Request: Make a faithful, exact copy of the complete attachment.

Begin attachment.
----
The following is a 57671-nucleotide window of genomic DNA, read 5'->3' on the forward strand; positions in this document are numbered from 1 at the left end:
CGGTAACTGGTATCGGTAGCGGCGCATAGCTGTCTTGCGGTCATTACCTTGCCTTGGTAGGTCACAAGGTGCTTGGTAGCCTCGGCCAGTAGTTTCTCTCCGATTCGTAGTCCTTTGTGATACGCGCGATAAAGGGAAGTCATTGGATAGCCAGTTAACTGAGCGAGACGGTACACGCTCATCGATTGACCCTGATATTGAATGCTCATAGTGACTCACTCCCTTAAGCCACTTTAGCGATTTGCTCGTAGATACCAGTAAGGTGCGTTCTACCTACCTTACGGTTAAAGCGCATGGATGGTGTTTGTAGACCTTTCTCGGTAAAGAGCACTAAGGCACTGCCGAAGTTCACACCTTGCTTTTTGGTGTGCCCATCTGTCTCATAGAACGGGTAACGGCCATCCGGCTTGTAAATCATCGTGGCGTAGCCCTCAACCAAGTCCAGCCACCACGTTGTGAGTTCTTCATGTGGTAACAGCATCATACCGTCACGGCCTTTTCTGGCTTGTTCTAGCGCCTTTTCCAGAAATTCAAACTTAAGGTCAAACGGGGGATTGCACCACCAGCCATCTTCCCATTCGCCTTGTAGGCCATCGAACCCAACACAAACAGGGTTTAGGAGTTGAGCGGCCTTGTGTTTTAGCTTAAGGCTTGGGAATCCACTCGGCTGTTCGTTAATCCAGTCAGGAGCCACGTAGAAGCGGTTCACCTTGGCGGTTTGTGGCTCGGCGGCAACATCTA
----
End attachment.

The following is a 57671-nucleotide window of genomic DNA, read 5'->3' on the forward strand; positions in this document are numbered from 1 at the left end:
CGGTAACTGGTATCGGTAGCGGCGCATAGCTGTCTTGCGGTCATTACCTTGCCTTGGTAGGTCACAAGGTGCTTGGTAGCCTCGGCCAGTAGTTTCTCTCCGATTCGTAGTCCTTTGTGATACGCGCGATAAAGGGAAGTCATTGGATAGCCAGTTAACTGAGCGAGACGGTACACGCTCATCGATTGACCCTGATATTGAATGCTCATAGTGACTCACTCCCTTAAGCCACTTTAGCGATTTGCTCGTAGATACCAGTAAGGTGCGTTCTACCTACCTTACGGTTAAAGCGCATGGATGGTGTTTGTAGACCTTTCTCGGTAAAGAGCACTAAGGCACTGCCGAAGTTCACACCTTGCTTTTTGGTGTGCCCATCTGTCTCATAGAACGGGTAACGGCCATCCGGCTTGTAAATCATCGTGGCGTAGCCCTCAACCAAGTCCAGCCACCACGTTGTGAGTTCTTCATGTGGTAACAGCATCATACCGTCACGGCCTTTTCTGGCTTGTTCTAGCGCCTTTTCCAGAAATTCAAACTTAAGGTCAAACGGGGGATTGCACCACCAGCCATCTTCCCATTCGCCTTGTAGGCCATCGAACCCAACACAAACAGGGTTTAGGAGTTGAGCGGCCTTGTGTTTTAGCTTAAGGCTTGGGAATCCACTCGGCTGTTCGTTAATCCAGTCAGGAGCCACGTAGAAGCGGTTCACCTTGGCGGTTTGTGGCTCGGCGGCAACATCTA